25. Pandya A, Tekin M, Erdenetungalag R, Xia X, Dangaasuren B, Radnaabazar J, SH. B, Nance WE: A unique spectrum of alterations in the Cx-26 gene in deaf probands from Mongolia [Abstract]. Eur J Hum Genet. 2001, 9: s388-10.1038/sj.ejhg.5200632.View ArticleGoogle Scholar
  26. Tekin M, Duman T, Bogoclu G, Incesulu A, Comak E, Ilhan I, Akar N: Spectrum of GJB2 mutations in Turkey comprises both Caucasian and Oriental variants: roles of parental consanguinity and assortative mating. Hum Mutat. 2003, 21 (5): 552-553. 10.1002/humu.9137.View ArticlePubMedGoogle Scholar
  27. Reese MG, Eeckman FH, Kulp D, Haussler D: Improved splice site detection in Genie. J Comput Biol. 1997, 4 (3): 311-323.View ArticlePubMedGoogle Scholar
  28. Gasparini P, Rabionet R, Barbujani G, Melchionda S, Petersen M, Brondum-Nielsen K, Metspalu A, Oitmaa E, Pisano M, Fortina P, Zelante L, Estivill X: High carrier frequency of the 35delG deafness mutation in European populations. Genetic Analysis Consortium of GJB2 35delG. Eur J Hum Genet. 2000, 8 (1): 19-23. 10.1038/sj.ejhg.5200406.View ArticlePubMedGoogle Scholar
  29. Rabionet R, Gasparini P, Estivill X: Molecular genetics of hearing impairment due to mutations in gap junction genes encoding beta connexins. Hum Mutat. 2000, 16 (3): 190-202. 10.1002/1098-1004(200009)16:3<190::AID-HUMU2>3.0.CO;2-I.View ArticlePubMedGoogle Scholar
  30. Uyguner O, Tukel T, Baykal C, Eris H, Emiroglu M, Hafiz G, Ghanbari A, Baserer N, Yuksel-Apak M, Wollnik B: The novel R75Q mutation in the GJB2 gene causes autosomal dominant hearing loss and palmoplantar keratoderma in a Turkish family. Clin Genet. 2002, 62 (4): 306-309. 10.1034/j.1399-0004.2002.620409.x.View ArticlePubMedGoogle Scholar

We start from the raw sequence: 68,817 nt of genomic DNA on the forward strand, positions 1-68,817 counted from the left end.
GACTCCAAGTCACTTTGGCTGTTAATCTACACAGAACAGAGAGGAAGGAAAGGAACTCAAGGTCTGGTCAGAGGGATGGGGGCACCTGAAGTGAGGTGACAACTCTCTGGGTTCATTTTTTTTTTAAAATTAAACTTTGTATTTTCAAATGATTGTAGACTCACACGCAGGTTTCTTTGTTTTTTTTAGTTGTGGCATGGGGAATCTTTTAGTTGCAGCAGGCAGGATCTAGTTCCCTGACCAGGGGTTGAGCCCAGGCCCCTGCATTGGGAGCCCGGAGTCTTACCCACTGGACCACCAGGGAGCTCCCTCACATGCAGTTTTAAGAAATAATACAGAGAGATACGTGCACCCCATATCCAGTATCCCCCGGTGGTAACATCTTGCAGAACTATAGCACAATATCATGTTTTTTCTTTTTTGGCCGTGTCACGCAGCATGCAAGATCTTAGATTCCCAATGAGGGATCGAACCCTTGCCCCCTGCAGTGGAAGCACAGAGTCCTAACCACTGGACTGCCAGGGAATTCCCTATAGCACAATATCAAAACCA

31. Richard G, White TW, Smith LE, Bailey RA, Compton JG, Paul DL, Bale SJ: Functional defects of Cx26 resulting from a heterozygous missense mutation in a family with dominant deaf-mutism and palmoplantar keratoderma. Hum Genet. 1998, 103 (4): 393-399. 10.1007/s004390050839.View ArticlePubMedGoogle Scholar
  32. Janecke AR, Nekahm D, Loffler J, Hirst-Stadlmann A, Muller T, Utermann G: De novo mutation of the connexin 26 gene associated with dominant non-syndromic sensorineural hearing loss. Hum Genet. 2001, 108 (3): 269-270. 10.1007/s004390100484.View ArticlePubMedGoogle Scholar
  33. Fuse Y, Doi K, Hasegawa T, Sugii A, Hibino H, Kubo T: Three novel connexin26 gene mutations in autosomal recessive non-syndromic deafness. Neuroreport. 1999, 10 (9): 1853-1857.View ArticlePubMedGoogle Scholar
  34. Kudo T, Ikeda K, Kure S, Matsubara Y, Oshima T, Watanabe K, Kawase T, Narisawa K, Takasaka T: Novel mutations in the connexin 26 gene (GJB2) responsible for childhood deafness in the Japanese population. Am J Med Genet. 2000, 90 (2): 141-145. 10.1002/(SICI)1096-8628(20000117)90:2<141::AID-AJMG10>3.0.CO;2-G.View ArticlePubMedGoogle Scholar
  35. Abe S, Usami S, Shinkawa H, Kelley PM, Kimberling WJ: Prevalent connexin 26 gene (GJB2) mutations in Japanese. J Med Genet. 2000, 37 (1): 41-43. 10.1136/jmg.37.1.41.View ArticlePubMedPubMed CentralGoogle Scholar
  36. Park HJ, Hahn SH, Chun YM, Park K, Kim HN: Connexin26 mutations associated with nonsyndromic hearing loss. Laryngoscope. 2000, 110 (9): 1535-1538. 10.1097/00005537-200009000-00023.View ArticlePubMedGoogle Scholar
  37. Hwa HL, Ko TM, Hsu CJ, Huang CH, Chiang YL, Oong JL, Chen CC, Hsu CK: Mutation spectrum of the connexin 26 (GJB2) gene in Taiwanese patients with prelingual deafness. Genet Med. 2003, 5 (3): 161-165.View ArticlePubMedGoogle Scholar
  38. Pre-publication history

    1. The pre-publication history for this paper can be accessed here:http://www.biomedcentral.com/1471-2350/6/12/prepub

Copyright

© Posukh et al; licensee BioMed Central Ltd. 2005

This article is published under license to BioMed Central Ltd. This is an Open Access article distributed under the terms of the Creative Commons Attribution License (http://creativecommons.org/licenses/by/2.0), which permits unrestricted use, distribution, and reproduction in any medium, provided the original work is properly cited.

Advertisement